Hungry for justice

Issue: 147

Simon Shaw

Elaine Graham-Leigh, A Diet of Austerity: Class, Food and Climate Change (Zero Books, 2015), £12.99


In December last year the All-Party Parliamentary Inquiry into Hunger in the UK, “Feeding Britain” (funded from the Archbishop of Canterbury’s Charitable Trust), reported that in the sixth richest nation on the planet 4 million people were going to bed hungry. In the same year The Trussell Trust, a Christian charity that currently runs 420 food banks in the UK, recorded a 38 percent increase in referrals. Those on the right reacted to these figures by accusing the working class of being profligate, lazy and stupid. Conservative Lady Jenkin was widely reported as saying she could cook a decent family meal for 54 pence, and that generally working class people could not cook. An equally disdainful Iain Duncan Smith has more recently claimed that people on benefits don’t have the right mindset to take the help available to reduce their weight.

The main theme of A Diet of Austerity is that: “the spread of processed foods is neither the result of indolence, decline of cookery teaching in schools nor any other personal changes, but of the fact that our food system is capitalist” (p158).

Elaine Graham-Leigh argues that, historically, the working class have been damned for being the creators of their own hunger. Now, ironically, they are blamed for their own obesity. The working class are berated for demanding the wrong sort of food in a system where the consumer is supposedly king. Companies only respond to consumer demand; high consumption and therefore climate damaging behaviour are seen as the fault of working class ­ignorance and greed.

Using content analysis, Graham-Leigh shows that the “headless fatty” shot, the favoured image on news items about obesity, is predominantly of the working class at play, while the images used to show health and fitness are usually of the lycra-clad middle class. “The lack of fat bankers in particular is surprising, given the possibilities for visual representations of bankers’ greed” (p23). The aim is continually to implant the idea that being fat and working class are synonymous.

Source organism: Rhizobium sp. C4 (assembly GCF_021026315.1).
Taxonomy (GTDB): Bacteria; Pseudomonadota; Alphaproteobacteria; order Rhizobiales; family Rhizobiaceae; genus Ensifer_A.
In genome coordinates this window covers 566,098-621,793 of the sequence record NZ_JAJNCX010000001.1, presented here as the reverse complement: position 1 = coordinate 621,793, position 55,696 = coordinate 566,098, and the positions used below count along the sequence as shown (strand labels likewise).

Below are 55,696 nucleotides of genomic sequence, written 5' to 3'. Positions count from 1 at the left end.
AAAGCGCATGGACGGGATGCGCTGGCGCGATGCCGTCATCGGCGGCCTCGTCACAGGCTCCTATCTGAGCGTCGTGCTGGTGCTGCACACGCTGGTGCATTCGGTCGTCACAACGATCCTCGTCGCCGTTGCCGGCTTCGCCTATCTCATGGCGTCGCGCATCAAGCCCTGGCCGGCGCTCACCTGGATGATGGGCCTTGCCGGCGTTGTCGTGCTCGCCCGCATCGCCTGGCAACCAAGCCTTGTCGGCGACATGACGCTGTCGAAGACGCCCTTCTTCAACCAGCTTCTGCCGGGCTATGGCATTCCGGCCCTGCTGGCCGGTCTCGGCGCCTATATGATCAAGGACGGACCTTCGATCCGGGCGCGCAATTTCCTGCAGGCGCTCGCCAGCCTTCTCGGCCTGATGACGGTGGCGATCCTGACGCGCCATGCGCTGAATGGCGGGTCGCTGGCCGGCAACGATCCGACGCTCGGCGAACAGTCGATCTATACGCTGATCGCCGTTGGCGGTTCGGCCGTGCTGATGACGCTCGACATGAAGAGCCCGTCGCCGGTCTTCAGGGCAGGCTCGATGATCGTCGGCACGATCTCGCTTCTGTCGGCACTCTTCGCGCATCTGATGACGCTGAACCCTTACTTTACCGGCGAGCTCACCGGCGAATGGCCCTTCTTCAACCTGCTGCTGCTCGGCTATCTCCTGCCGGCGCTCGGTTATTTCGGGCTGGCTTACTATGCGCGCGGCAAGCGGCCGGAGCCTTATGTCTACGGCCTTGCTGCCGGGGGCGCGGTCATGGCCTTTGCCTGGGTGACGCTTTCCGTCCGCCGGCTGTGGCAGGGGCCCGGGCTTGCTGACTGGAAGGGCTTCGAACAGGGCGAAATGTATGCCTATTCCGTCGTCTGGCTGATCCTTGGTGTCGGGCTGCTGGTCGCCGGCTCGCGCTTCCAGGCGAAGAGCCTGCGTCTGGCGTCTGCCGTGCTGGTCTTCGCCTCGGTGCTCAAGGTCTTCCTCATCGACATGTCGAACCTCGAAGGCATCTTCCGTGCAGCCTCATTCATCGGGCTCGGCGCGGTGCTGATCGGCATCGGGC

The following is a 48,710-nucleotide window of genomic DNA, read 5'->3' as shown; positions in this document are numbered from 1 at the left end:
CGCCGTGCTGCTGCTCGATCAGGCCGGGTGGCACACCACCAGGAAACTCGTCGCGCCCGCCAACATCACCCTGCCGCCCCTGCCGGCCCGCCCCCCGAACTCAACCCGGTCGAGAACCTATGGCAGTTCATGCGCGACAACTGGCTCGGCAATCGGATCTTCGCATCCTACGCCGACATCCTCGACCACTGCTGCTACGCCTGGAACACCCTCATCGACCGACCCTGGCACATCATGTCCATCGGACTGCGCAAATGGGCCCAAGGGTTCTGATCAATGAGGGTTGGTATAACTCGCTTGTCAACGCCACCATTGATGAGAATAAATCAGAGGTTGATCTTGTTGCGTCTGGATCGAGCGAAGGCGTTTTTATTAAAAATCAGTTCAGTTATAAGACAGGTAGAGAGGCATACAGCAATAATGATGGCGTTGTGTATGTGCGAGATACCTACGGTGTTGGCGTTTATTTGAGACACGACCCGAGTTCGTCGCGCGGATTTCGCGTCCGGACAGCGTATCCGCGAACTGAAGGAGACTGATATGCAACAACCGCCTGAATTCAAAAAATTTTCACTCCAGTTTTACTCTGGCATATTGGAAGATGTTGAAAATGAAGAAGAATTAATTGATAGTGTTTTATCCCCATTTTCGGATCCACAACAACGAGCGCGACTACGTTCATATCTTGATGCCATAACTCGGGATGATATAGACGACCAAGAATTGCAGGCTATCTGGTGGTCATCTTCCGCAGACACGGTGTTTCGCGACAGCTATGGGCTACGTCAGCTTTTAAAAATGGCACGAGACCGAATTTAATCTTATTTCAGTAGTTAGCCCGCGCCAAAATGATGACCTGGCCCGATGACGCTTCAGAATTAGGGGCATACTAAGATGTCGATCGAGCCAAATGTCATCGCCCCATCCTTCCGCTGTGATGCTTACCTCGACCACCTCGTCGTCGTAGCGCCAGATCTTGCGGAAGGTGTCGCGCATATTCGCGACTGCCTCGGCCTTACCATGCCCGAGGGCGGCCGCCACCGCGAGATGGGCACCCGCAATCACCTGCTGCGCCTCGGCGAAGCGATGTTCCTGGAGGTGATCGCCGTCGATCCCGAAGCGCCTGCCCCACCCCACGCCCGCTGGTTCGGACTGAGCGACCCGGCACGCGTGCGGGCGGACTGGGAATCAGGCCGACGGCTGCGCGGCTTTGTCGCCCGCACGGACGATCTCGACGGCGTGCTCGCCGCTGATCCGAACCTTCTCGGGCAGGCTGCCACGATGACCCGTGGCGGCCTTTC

What this book also makes clear is that climate change should be at the heart of our campaigning, as it is the working class who are being identified for accelerating climate chaos. Even those who are part of “the movement” are culpable. At the climate change march on 7 March 2015 I spoke to a member of the group Population Matters, a biologist who argued that people who have too many children should be fined or means tested in order to save and feed the planet.

Historically, Thomas Malthus’s argument in his 1798 Essay on the Principle of Population—that the poor were outbreeding available resources and that their misery was their own fault—has driven ruling class thinking and policy. During the Irish potato famine (1846-1851) the million who perished were the victims of trade more than the blight. Reliance on potatoes was the result of Britain exporting Irish grain, a policy overseen by the civil servant and student of Malthus, Sir Charles Edward Trevelyan.

Little has changed. Since 2007, there have been worldwide food riots as a result of rocketing prices, caused partly as a result of crop failures due to climate change, but also because the system demands crops be used to fill car engines for the rich rather than people’s bellies.

Graham-Leigh clearly shows that neither lack of resources nor the carrying capacity of the planet is the issue. The problem is capitalism. It is estimated that one third of all food produced globally is not eaten. This again is not down to individual wastefulness; waste is central to the system, and it is what “big food” demands. Profits are built on commodity speculation, just in time production and the manipulation of the supply chain.

This book deals effectively with the solutions posited by the capitalist class to the linked crises affecting our food and climate. Some are risible. Whether cows are kept for slaughter or milk, they will still fart—it has been estimated that up to 40 percent of methane emissions are from cows. So giving up meat for milk and cheese won’t fix the problem. Anyway, it is not meat heavy diets that cause obesity; the problem is worldwide poverty. The poor will always chase the most calories at the lowest price. Avoiding processed or fast food is not an option for the majority; it’s all they can afford.

Similarly, technofixes are inadequate as they leave intact a system that has profit as its driving force. The climate expert Jørgen Randers recently lamented that efforts to stop climate change would come up against a profit motive: “It is cost effective to postpone global climate action. It is profitable to let the world go to hell.” But this does not mean no change can be wrought out of the system before a socialist transformation. In 1906 Upton Sinclair wrote The Jungle, in which he used the image of the shiny tin and the rancid meat it contained as a metaphor for capitalism. The novel exposed shocking health violations in the meat industry, leading to the passing of The Pure Food and Drug Act 1906.

For perhaps too long, many on the left have ignored climate change. However, the issue is now forcing itself onto the agenda. In September last year 400,000 marched in New York City and 40,000 in London against climate chaos. Green Party membership has surged from 14,179 in March 2014 to 55,775 in March 2015, higher than that of UKIP or the Liberal Democrats. In December negotiators will descend on Paris for what has been billed the “last chance for humanity” and “the most important diplomatic gathering ever”. A Diet of Austerity and Naomi Klein’s This Changes Everything will go a long way towards supplying the arguments we will need to mobilise for the next UN climate change conference in Paris at the end of November.